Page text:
Bacteriocins are often ribosomally synthesized, extracellular released low molecular weight peptides usually with 30–60 amino acids, which show bactericidal effect on other closely related bacteria (Meza et al., 2015). More research has been carried out on the bacteriocin produced by Gram positive bacteria especially from lactic acid bacteria (Meza et al., 2015). Ammonium sulphate precipitation, ion exchange chromatography, size exclusion chromatography, affinity chromatography, capillary electrophoresis and phase high-performance liquid chromatography are various techniques used for the purification of bacteriocin (Galvez et al., 2014). The generalized method used for the purification of bacteriocin is given in Fig. 5. Purification technique should be easy and simple with minimum processing. For large scale purification at least two types of chromatographic techniques are used in combination such as ion exchange chromatography and gel permeation followed by HPLC (Espitia et al., 2012).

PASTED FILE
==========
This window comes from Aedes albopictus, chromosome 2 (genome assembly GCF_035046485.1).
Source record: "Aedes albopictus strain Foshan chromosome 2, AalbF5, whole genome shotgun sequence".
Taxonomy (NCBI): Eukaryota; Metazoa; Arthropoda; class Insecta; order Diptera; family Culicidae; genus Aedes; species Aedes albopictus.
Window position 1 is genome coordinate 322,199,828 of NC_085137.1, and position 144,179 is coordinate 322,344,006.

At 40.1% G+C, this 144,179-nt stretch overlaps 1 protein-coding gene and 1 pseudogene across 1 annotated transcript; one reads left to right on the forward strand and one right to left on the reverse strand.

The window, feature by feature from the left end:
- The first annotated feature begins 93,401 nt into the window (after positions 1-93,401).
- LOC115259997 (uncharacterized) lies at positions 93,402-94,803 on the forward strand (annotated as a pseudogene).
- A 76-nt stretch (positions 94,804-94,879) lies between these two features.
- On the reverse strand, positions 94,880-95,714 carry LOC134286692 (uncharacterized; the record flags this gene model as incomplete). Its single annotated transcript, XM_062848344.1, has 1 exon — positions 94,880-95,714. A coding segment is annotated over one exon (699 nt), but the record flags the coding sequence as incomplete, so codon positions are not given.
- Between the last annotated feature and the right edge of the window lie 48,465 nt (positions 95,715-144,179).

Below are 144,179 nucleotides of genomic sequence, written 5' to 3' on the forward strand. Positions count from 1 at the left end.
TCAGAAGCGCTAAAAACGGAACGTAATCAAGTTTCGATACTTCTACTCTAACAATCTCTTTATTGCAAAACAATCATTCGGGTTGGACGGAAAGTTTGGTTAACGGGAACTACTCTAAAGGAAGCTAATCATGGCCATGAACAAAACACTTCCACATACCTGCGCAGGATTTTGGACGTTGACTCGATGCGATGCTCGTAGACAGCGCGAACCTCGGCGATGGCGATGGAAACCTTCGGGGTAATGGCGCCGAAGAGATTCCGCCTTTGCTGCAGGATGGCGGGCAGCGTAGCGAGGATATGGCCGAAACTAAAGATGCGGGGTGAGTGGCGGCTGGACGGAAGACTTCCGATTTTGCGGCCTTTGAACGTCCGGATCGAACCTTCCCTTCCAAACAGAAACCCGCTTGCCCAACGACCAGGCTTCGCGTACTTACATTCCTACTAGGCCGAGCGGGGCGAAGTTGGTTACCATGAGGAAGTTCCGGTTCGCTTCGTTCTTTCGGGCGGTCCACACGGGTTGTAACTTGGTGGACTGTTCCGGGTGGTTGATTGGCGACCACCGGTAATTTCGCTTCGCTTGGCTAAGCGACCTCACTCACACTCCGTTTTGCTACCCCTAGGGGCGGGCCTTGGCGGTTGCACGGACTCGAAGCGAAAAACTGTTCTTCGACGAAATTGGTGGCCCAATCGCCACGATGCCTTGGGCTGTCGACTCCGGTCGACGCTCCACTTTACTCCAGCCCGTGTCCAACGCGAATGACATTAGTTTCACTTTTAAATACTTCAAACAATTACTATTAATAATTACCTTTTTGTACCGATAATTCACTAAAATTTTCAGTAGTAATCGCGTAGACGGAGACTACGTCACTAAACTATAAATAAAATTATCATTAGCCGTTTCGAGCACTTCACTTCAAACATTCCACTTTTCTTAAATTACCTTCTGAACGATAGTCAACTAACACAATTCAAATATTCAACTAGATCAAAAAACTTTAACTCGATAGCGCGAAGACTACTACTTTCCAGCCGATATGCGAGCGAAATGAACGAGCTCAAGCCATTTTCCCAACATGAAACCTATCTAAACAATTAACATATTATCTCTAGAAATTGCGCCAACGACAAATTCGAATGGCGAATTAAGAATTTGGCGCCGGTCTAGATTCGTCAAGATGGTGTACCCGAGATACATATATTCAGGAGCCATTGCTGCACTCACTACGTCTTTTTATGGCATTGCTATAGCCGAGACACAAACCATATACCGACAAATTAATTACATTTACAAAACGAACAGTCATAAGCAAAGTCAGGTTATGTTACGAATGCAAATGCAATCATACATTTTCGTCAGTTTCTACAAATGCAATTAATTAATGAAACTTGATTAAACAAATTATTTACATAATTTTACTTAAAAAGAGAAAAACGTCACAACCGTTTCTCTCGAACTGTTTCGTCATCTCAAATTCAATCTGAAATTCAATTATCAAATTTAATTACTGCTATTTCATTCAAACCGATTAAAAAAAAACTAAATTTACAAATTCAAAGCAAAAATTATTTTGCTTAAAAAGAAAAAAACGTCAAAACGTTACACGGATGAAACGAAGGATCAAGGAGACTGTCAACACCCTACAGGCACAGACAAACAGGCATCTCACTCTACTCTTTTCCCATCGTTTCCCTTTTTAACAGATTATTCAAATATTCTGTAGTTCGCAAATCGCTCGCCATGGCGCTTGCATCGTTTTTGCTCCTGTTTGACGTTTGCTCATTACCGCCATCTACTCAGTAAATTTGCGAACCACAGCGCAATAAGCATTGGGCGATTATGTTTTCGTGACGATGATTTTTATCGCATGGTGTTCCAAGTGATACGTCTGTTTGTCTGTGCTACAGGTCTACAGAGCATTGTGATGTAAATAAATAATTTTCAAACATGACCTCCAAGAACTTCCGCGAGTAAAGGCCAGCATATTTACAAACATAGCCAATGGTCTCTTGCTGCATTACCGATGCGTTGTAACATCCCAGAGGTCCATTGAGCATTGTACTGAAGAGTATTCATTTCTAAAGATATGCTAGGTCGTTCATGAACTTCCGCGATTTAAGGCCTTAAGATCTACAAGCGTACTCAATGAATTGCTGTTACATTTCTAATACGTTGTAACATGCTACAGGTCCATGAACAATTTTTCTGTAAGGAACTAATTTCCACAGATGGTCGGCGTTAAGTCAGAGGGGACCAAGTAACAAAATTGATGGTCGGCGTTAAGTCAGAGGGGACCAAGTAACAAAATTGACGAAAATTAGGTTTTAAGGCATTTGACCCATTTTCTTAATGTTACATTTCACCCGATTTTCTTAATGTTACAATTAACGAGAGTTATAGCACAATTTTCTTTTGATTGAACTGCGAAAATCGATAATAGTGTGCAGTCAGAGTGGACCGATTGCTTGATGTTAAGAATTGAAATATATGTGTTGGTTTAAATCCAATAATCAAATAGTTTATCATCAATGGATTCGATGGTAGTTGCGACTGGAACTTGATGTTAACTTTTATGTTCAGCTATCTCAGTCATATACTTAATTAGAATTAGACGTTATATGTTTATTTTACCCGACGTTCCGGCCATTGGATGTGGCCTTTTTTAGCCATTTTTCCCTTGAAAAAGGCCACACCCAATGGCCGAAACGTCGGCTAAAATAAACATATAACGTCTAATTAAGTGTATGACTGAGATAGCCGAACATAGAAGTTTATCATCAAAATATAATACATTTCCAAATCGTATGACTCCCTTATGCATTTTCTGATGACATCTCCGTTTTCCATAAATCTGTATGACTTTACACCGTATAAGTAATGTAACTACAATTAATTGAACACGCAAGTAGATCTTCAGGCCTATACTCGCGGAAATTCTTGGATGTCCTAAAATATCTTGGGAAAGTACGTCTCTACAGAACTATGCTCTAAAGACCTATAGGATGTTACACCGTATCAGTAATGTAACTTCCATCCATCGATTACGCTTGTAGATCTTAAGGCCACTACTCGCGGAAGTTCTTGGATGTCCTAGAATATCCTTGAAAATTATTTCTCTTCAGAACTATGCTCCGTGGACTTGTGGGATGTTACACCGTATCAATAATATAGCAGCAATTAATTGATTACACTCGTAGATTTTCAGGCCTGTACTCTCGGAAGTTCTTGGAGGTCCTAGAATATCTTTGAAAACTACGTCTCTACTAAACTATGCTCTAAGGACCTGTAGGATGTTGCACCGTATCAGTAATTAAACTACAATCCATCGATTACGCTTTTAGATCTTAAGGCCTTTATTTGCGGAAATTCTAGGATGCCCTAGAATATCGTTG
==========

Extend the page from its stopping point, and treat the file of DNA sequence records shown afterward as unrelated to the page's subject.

4.2. Bacteriocin Concentration methods
4.2.1. Ammonium sulphate precipitation
Ammonium precipitation method is used for the isolation of many types of bacteriocins. This technique is used for salting out of proteins or peptides. The crude extract of peptide is first centrifuged then cell free supernatant is cooled at 20 min at 10,000 rpm and 4℃. The pellet of is dissolved in distilled water or buffer solution and later membrane dialyzed. This step is followed by gel filtration for purification of the peptides (Mohanty et al., 2016).
4.2.2. Acetone precipitation method
Like ammonium sulphate precipitation, acetone precipitation is used for the salting out of protein or peptides. The crude extract of the bacteriocin is centrifuged to get the cell free extract. The supernatant is separated and the acetone is added in that cell free filtrate, then it is allowed to cooled and kept overnight in the freeze at 4℃, which is followed by the centrifugation at 10,000 rpm. The obtained pellet is dissolved in deionized water and can be purified by using other chromatographic techniques (Biswas and Banerjee, 2016).
4.3. Bacteriocin Purification methods
4.3.1. Ion exchange chromatography (IEC)
IEC is a separation technique, which depends on the interaction of the charge present on the surface of peptides and resin. It may be cationic or anionic exchange depending on charge of the peptide. For large scale purification of peptides high flow rate and strength exchanger are required, which can increase the efficiency of purification. The most commonly used salt is sodium chloride (Colins et al., 2012).